Release Date: March 19, 2016
Pages: 320 pages
Buy: Kindle | Paperback
Synopsis:For Elinor Greystone, the only way forward is back into the past.
At ninety years of age, Elinor, a Saskatchewan Cree artist, inveterate roll-your-own smoker, and talker to rivers and stuffed bison, sets out to find something that was stolen almost a lifetime ago. With what little time she has left, she is determined to find the child taken from her after she, only a child herself, was raped at a residential school.
It is 1968, and a harsh winter and harsher attitudes await Elinor, her daughter, and her granddaughter as they set out on an odyssey to right past wrongs, enduring a present that tests their spirit and chips away at their aboriginal heritage.
Beautifully written with vivid descriptions. Elinor and the Bison's descriptions and stories transport you to a different time and place. You can smell the sweet grass and the wind on your face as you watch the Bison freely roam the plains. Indigenous people no matter where they are from have had their children stolen, their language taken, their lands stolen and their culture and way of life shattered. This book brings forth that pain as well as the beauty and glory of seeing the world through the eyes of Elinor who still speaks to the trees and the rivers. Who still speaks her Cree language and visits the Bison exhibit at the Nature History Museum.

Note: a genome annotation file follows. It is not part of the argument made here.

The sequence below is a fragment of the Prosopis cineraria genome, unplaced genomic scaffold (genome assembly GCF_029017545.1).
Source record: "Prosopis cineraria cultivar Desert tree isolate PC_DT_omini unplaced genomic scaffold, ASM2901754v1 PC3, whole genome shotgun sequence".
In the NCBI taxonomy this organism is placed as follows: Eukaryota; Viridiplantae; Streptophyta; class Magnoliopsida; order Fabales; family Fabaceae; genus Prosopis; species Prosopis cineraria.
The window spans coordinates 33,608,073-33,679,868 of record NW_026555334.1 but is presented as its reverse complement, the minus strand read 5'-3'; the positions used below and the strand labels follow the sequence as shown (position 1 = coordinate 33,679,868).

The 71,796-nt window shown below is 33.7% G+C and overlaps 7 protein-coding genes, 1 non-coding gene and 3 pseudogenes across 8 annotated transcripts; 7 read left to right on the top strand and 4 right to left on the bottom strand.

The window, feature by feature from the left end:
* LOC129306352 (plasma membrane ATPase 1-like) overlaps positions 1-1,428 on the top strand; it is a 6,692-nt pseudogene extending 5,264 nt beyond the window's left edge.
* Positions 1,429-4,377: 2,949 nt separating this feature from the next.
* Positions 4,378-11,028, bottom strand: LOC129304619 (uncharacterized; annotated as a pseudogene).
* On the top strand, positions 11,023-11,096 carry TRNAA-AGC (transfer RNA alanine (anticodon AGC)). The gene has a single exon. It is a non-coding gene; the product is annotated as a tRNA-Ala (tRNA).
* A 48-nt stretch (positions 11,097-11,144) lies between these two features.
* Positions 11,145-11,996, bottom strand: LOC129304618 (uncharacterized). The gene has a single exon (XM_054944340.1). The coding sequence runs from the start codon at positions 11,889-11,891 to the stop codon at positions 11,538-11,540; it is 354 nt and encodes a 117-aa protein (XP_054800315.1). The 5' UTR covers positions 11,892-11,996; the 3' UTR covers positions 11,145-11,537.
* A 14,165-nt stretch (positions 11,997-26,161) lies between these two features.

Elinor is nearing the end of her life and is driven to find the daughter she lost so many years ago. Against all odds she believes that she is still alive and enlists her estranged daughter Louise who shuns most things Indian and her granddaughter Alice who is struggling with her sexuality. Can these three women find peace along with the missing part of their family?
Disclaimer: This book was received from the publisher through netgalley.com in exchange for an honest review